ATMA SEVA – A look back

Despite my disbelief, I’m into my last week in Thailand and final week of my internship with ATMA SEVA. I’m not sure where the time went, but looking back at my photographs helps remind me of the some of the amazing things I saw and did over the past four months.

Jamie in CNX airport

Me arriving to Chiang Mai!

In my short time here, I’ve seen ATMA SEVA grow leaps and bounds. When I arrived, there were two interns on the scene. Over the next month or two, we had five new interns joining our family! I’ve seen several volunteers come and go, each bringing new perspective to our work. It’s a strange feeling to think that in a week, I’ll be another memory, still connected but from across the ocean.

Between the meetings and countless café work sessions, I also managed to have a lot of fun here. I spent two weeks in Cambodia and Vietnam, was able to visit the village of Pa Pae several times and even made it to a Thai National Park.

The best part, however, was the merging of work and pleasure. Most people go to work forty hours a week, working the standard 9-5 Monday through Friday. That schedule can wear on you after awhile. One of the pros and cons of work with a growing NGO is that the hours on the clock or days of the week on a calendar mean very little.  This means that sometimes you’ll end up spending a Saturday afternoon working to prepare for a new volunteer or out in a remote district helping move someone into their new home. This also means that sometimes you’ll find yourself enjoying a Thai massage on a Wednesday afternoon if things aren’t busy! It’s an ebb and flow type of job and once you learn to embrace the variability, it can be quite enjoyable- the lack of routine keeps things interesting! It also helps when your coworkers are fun-loving people who make even work meetings entertaining. We work hard, but we also have fun doing it. There’s none of that pressure that you find in many corporate world jobs back home.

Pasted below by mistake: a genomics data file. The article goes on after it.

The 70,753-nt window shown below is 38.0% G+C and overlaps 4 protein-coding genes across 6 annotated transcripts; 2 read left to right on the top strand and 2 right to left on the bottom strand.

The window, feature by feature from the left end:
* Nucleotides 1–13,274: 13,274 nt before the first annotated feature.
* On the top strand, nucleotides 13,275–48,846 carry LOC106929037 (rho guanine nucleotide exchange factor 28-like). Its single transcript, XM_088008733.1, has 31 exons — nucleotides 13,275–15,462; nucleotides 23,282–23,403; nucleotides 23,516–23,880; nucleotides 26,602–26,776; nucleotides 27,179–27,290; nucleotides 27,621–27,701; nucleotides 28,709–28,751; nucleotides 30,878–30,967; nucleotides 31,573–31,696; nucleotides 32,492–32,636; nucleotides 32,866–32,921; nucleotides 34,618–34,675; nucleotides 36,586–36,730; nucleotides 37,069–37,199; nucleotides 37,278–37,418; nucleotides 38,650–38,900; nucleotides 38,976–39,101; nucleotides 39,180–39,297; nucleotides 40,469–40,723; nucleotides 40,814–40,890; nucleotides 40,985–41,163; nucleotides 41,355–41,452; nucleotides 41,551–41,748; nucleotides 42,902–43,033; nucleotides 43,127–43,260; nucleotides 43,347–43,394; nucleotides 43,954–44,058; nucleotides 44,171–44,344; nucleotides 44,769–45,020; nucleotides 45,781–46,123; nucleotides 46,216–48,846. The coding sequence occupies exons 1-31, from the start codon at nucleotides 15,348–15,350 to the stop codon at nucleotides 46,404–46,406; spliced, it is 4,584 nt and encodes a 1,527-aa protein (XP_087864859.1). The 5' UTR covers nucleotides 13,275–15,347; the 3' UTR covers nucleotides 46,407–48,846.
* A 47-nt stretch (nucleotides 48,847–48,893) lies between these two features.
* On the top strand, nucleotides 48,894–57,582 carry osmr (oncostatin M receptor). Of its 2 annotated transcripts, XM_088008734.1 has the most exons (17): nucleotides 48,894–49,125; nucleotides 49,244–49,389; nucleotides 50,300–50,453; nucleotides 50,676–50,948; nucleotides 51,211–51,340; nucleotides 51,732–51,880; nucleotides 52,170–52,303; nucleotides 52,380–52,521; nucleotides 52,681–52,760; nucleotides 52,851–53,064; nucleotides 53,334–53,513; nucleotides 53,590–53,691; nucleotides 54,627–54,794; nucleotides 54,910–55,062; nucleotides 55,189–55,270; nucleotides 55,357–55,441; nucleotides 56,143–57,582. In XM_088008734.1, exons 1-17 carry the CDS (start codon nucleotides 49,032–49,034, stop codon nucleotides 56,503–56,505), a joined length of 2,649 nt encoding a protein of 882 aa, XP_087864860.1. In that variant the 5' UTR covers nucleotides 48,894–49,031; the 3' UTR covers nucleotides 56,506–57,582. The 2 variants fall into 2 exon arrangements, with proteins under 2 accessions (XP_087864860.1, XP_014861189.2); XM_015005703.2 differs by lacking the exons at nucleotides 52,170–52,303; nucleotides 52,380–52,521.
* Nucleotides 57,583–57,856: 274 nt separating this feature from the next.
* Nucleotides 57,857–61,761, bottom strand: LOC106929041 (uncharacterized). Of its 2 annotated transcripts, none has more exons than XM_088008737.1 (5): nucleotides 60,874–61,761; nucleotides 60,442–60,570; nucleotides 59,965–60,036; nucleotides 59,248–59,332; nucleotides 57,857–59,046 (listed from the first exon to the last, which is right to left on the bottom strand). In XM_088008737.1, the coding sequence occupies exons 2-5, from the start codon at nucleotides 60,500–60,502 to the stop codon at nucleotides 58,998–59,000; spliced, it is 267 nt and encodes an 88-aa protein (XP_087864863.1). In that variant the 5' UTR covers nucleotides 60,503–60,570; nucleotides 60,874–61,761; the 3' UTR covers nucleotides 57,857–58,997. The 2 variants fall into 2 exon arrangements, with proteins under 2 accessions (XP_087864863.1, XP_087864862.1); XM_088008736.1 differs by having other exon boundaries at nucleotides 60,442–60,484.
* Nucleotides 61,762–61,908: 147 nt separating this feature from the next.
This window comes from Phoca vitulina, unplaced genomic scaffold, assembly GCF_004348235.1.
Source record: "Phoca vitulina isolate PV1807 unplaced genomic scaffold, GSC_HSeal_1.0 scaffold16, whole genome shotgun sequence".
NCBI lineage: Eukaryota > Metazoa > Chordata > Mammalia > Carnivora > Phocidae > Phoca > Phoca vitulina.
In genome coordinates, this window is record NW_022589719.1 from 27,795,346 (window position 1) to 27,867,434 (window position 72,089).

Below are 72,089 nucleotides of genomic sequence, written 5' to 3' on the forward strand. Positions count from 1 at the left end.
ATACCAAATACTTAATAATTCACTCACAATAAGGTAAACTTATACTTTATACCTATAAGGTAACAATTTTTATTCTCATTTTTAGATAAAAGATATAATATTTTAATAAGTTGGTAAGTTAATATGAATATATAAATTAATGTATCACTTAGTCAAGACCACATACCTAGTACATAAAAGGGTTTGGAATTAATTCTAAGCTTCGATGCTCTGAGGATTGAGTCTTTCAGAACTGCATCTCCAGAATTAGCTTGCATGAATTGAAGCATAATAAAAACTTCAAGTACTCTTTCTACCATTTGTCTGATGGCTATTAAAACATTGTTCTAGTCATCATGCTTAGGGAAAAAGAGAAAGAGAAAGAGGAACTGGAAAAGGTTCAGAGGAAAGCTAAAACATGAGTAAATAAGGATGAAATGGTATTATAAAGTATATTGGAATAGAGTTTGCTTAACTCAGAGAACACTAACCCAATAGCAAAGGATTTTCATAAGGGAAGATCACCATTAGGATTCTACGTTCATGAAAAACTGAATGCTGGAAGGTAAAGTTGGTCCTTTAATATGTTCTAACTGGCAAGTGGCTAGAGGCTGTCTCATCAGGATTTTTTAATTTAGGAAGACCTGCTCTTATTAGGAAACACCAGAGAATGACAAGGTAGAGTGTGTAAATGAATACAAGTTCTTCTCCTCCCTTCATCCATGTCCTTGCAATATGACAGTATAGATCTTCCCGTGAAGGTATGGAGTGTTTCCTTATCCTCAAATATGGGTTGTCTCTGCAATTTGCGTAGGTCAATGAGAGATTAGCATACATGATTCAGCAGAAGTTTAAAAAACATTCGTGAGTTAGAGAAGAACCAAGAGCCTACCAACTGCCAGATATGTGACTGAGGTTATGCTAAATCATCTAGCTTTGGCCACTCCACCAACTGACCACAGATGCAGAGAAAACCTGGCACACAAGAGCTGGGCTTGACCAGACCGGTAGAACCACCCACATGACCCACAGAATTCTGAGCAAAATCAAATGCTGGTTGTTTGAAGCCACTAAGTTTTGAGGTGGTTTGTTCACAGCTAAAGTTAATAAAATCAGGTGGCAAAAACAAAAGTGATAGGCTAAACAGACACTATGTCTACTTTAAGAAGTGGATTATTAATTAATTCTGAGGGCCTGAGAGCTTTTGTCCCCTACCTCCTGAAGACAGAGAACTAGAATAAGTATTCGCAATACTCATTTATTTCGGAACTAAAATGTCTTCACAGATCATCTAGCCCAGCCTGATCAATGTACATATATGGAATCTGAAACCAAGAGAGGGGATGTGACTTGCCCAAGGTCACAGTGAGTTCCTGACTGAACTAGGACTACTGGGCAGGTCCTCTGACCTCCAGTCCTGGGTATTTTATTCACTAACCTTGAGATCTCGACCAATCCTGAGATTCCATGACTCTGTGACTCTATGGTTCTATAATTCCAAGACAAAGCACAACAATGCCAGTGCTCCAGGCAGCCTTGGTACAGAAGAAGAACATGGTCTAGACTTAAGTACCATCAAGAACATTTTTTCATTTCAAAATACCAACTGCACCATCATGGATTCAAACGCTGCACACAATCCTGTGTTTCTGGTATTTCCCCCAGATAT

There’s a lot that I’ll miss about Thailand. In no particular order, some of the things that I’ll miss most are:

The people – my fellow ATMA SEVA team, all the random friends I’ve picked up along the way, Kru Noom (the yoga teacher I’ve been taking classes with for the past two months) and the friendly owner of Mono Café next door!

Me, volunteers, and the ATMA SEVA team in a neighboring Karen village

Me, volunteers, and the ATMA SEVA team in a neighboring Karen village

The food – need I say more? Thai food is amazing and the fact that you can get a full, delicious, fresh meal for a mere dollar or two is a wonderful thing.

The pace of life – things move on “Thai time” here, which means they happen slowly, if at all. This has been a source of frustration at times, but I do enjoy the unhurried “no worries” attitude that permeates Thai life. Stressed out westerners could learn a thing or two on how to enjoy life over here.

How inexpensive things are – I doubt I’ll be able to ever find a taxi in the states that will take me to the other side of town for a dollar. Or enjoy an amazing plate of pad thai for the same price.

Tuk tuks – I don’t know what it is about those quirky little Mario Kart-esque taxis, but I have yet to find a vehicle that I enjoy traveling in more than a tuk tuk. Can’t find those in Connecticut!

Me with my students in the Lawa village.

Me with my students in the Lawa village.

Needless to say, it’s been a great four months and I’m going to miss Thailand a lot. I hope to come back to visit someday soon and look forward to watching ATMA SEVA continue to grow in the future!

Jamie Shannon

info@atmaseva.org

www.atmaseva.org

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